Discreet Investigation Service

What to Know About GPS Tracking Laws in CT

11/11/2020

When considering using GPS tracking in CT there are 3 requirements that need to be met, these requirements apply to both Private Investigators and the general public. Client’s and the general public often think or believe that GPS tracking laws don’t apply to the owner of the car and that is in fact untrue. The only time the requirements do not need to be followed is in the case of monitoring a teenage driver. The following are the requirements for GPS tracking in CT:

  1. The GPS tracker must be powered on its own, this means it needs to have its own battery and cannot utilize any aspect of the vehicle as a power source.
  2. The GPS tracker must attach to the vehicle without the use of any help, the only option is a magnetic case that attaches to the vehicle. Tape, glue, string, etc. cannot be used to attach the GPS unit to the vehicle.
  3. The person utilizing the GPS tracker or hiring a Private Investigator to use the GPS tracker must have some ownership of the vehicle either by actual ownership or marital property.

 

Those are the requirements that make up the GPS tracking laws in CT. We have personally seen several individuals disregard the guidelines and have also seen many more cases in the news. The results of breaking the law has ranged from fines to jail time and countless money and time spent on lawyers and court fees. The best option is to follow the law and avoid the following mistakes:

  • Utilizing a GPS tracker that goes into the on-board diagnostics (OBD) port on a car is not allowed as it is powered by the OBD port and is held in by the OBD port.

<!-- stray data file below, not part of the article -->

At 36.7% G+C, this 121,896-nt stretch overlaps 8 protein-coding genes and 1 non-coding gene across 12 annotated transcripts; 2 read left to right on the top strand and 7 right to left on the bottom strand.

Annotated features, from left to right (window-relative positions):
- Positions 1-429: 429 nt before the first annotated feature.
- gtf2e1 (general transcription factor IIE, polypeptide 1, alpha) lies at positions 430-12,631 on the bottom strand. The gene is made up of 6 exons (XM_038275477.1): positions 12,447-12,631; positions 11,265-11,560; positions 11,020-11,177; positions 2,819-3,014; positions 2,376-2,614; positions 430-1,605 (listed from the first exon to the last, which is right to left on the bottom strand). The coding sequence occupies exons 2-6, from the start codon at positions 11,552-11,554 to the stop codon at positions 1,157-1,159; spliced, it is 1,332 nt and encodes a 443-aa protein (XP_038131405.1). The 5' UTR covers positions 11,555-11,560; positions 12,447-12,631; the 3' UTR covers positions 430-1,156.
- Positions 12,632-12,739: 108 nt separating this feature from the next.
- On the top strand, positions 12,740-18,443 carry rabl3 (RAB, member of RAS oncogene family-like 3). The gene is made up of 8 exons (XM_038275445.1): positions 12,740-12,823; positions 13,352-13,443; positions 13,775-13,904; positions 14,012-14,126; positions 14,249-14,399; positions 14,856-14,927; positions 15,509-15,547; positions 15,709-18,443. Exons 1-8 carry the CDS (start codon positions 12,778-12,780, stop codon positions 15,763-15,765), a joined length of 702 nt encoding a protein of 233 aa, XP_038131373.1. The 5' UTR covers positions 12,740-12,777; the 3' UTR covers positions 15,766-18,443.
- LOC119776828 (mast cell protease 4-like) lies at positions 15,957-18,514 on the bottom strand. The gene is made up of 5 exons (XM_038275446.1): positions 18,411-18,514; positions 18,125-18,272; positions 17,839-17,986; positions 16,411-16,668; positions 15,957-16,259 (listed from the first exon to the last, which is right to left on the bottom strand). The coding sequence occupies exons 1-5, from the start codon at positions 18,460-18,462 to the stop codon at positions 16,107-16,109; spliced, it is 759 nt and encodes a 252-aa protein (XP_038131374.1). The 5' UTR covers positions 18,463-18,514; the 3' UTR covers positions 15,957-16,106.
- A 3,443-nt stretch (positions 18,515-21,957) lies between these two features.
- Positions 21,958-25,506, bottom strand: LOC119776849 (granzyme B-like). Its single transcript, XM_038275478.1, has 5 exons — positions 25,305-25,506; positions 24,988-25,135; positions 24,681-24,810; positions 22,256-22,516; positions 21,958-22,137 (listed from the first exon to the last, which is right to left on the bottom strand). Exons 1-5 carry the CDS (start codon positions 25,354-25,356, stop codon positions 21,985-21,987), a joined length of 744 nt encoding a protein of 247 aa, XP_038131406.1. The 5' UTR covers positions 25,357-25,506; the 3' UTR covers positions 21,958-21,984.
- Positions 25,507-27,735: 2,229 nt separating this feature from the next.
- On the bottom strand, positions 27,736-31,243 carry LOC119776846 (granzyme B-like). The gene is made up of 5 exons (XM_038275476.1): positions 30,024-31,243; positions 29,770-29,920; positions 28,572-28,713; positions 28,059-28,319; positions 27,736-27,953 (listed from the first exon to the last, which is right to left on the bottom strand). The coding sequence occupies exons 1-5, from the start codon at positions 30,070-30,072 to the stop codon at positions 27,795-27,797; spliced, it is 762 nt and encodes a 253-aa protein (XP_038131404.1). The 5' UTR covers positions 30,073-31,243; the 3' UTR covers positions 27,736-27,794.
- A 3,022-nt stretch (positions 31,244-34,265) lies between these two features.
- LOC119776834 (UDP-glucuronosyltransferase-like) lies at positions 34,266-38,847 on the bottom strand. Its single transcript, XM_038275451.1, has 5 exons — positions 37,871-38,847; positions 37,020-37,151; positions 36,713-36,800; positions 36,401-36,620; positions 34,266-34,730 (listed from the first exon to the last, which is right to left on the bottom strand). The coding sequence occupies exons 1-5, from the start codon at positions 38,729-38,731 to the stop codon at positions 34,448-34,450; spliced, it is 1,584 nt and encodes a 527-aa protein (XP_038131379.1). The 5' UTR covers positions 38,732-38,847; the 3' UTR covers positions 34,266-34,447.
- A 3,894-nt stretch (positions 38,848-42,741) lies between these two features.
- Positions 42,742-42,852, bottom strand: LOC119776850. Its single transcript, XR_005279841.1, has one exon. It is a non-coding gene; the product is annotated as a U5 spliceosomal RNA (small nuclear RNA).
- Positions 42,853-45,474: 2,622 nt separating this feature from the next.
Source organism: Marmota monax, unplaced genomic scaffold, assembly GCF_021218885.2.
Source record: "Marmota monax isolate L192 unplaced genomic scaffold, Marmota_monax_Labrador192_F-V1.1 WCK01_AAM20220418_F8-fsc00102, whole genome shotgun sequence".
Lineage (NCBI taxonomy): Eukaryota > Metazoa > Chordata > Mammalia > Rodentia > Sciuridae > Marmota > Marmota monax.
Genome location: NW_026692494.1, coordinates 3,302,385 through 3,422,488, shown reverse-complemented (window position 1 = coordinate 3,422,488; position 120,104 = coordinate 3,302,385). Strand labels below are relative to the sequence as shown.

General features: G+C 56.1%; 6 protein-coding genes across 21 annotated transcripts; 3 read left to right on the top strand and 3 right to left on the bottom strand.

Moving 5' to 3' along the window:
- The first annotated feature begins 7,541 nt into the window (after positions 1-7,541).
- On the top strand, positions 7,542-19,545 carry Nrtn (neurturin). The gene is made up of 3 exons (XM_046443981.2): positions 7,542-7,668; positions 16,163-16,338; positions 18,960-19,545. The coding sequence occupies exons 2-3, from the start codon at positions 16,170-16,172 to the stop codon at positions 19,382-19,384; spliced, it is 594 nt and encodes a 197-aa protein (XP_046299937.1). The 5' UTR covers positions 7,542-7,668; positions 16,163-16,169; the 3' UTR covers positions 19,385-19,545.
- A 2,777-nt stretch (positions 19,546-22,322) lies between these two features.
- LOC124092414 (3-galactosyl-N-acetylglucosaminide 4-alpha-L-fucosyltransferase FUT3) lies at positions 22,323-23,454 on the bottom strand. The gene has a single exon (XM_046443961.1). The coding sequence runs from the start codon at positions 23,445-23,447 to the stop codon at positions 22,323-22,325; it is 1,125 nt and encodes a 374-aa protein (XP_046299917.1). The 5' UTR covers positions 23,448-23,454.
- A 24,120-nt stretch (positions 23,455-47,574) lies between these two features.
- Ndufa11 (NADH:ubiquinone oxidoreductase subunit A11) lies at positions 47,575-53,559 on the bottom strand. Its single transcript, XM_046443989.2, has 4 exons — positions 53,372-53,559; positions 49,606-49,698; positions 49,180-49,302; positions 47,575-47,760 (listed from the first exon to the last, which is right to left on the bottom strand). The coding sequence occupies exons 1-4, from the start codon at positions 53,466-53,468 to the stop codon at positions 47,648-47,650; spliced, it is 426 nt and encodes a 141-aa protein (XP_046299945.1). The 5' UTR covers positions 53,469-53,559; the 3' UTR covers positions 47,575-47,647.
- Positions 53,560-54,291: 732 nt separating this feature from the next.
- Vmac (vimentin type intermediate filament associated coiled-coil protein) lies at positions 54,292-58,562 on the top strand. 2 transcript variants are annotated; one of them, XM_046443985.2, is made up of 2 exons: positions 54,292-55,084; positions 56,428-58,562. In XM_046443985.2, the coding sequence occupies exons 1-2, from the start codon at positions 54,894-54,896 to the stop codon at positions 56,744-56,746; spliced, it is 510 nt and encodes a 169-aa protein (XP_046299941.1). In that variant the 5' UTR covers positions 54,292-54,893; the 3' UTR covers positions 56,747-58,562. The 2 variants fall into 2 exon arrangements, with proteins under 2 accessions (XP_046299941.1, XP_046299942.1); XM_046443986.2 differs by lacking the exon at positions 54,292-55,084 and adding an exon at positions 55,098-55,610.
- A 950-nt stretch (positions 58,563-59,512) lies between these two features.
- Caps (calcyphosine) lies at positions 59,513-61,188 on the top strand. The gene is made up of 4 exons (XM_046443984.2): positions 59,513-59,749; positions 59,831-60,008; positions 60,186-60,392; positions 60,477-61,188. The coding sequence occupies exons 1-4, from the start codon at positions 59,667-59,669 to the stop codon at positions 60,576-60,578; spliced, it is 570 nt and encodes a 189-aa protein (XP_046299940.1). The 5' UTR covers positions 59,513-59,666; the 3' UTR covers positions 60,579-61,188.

• Living with a girlfriend or boyfriend does not make their car yours or give you any ownership of it, nor does giving them money for it. If it’s not partially or completely in your name you can’t use a GPS tracker.
  • Having a child with someone does not allow you to use a GPS tracker unless you have the above-mentioned ownership or martial ownership of said vehicle.
  • If while illegally using a GPS tracker you cause fear and/or panic to the person you will likely face criminal charges. One examples of this occurred when a gentleman duck-tapped a small box containing a GPS tracker to his ex-girlfriends’ car. While driving the box began to fall off and half opened exposing the device and wires inside. At some point the gentleman’s ex-girlfriend noticed the box and the wires inside and thought it was a bomb, so she called the police. The gentleman was charged with several offenses including a charge relating to inciting panic and intentionally trying to cause fear.

 

If you are considering using GPS tracking in CT give us a call and we can help as the above points are just a few examples of complications related to GPS tracking and there are many more to be aware of. DIS will help you avoid trouble and help get you the answers you are looking for.